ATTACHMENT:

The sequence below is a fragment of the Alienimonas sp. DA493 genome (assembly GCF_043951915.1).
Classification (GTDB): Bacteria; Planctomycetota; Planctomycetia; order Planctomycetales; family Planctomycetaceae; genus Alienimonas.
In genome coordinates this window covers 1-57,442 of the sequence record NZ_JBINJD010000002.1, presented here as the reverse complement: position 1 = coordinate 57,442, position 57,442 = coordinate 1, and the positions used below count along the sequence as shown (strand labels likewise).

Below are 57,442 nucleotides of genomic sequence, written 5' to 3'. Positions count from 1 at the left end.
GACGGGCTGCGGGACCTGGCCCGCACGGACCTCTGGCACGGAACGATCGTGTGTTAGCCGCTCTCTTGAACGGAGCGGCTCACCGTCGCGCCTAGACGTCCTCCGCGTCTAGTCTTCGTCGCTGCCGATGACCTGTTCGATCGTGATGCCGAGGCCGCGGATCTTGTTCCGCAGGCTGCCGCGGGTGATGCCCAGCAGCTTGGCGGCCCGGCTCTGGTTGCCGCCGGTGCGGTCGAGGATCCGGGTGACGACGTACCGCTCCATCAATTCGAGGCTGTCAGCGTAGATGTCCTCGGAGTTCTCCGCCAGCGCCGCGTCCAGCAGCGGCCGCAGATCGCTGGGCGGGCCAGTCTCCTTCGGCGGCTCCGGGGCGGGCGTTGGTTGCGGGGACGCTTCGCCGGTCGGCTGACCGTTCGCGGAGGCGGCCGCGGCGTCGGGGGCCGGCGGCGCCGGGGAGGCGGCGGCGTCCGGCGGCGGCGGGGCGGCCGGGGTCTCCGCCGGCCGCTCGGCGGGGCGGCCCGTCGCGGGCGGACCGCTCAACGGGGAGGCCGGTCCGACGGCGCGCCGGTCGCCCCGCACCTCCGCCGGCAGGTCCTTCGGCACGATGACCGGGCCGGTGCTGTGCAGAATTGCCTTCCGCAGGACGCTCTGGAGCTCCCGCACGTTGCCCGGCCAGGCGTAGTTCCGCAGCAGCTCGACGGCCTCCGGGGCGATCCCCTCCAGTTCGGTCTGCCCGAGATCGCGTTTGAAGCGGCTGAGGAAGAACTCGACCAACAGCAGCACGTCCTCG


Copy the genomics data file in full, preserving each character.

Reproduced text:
The sequence below is a fragment of the Alienimonas sp. DA493 genome (assembly GCF_043951915.1).
Classification (GTDB): Bacteria; Planctomycetota; Planctomycetia; order Planctomycetales; family Planctomycetaceae; genus Alienimonas.
In genome coordinates this window covers 1-57,442 of the sequence record NZ_JBINJD010000002.1, presented here as the reverse complement: position 1 = coordinate 57,442, position 57,442 = coordinate 1, and the positions used below count along the sequence as shown (strand labels likewise).

Below are 57,442 nucleotides of genomic sequence, written 5' to 3'. Positions count from 1 at the left end.
GACGGGCTGCGGGACCTGGCCCGCACGGACCTCTGGCACGGAACGATCGTGTGTTAGCCGCTCTCTTGAACGGAGCGGCTCACCGTCGCGCCTAGACGTCCTCCGCGTCTAGTCTTCGTCGCTGCCGATGACCTGTTCGATCGTGATGCCGAGGCCGCGGATCTTGTTCCGCAGGCTGCCGCGGGTGATGCCCAGCAGCTTGGCGGCCCGGCTCTGGTTGCCGCCGGTGCGGTCGAGGATCCGGGTGACGACGTACCGCTCCATCAATTCGAGGCTGTCAGCGTAGATGTCCTCGGAGTTCTCCGCCAGCGCCGCGTCCAGCAGCGGCCGCAGATCGCTGGGCGGGCCAGTCTCCTTCGGCGGCTCCGGGGCGGGCGTTGGTTGCGGGGACGCTTCGCCGGTCGGCTGACCGTTCGCGGAGGCGGCCGCGGCGTCGGGGGCCGGCGGCGCCGGGGAGGCGGCGGCGTCCGGCGGCGGCGGGGCGGCCGGGGTCTCCGCCGGCCGCTCGGCGGGGCGGCCCGTCGCGGGCGGACCGCTCAACGGGGAGGCCGGTCCGACGGCGCGCCGGTCGCCCCGCACCTCCGCCGGCAGGTCCTTCGGCACGATGACCGGGCCGGTGCTGTGCAGAATTGCCTTCCGCAGGACGCTCTGGAGCTCCCGCACGTTGCCCGGCCAGGCGTAGTTCCGCAGCAGCTCGACGGCCTCCGGGGCGATCCCCTCCAGTTCGGTCTGCCCGAGATCGCGTTTGAAGCGGCTGAGGAAGAACTCGACCAACAGCAGCACGTCCTCG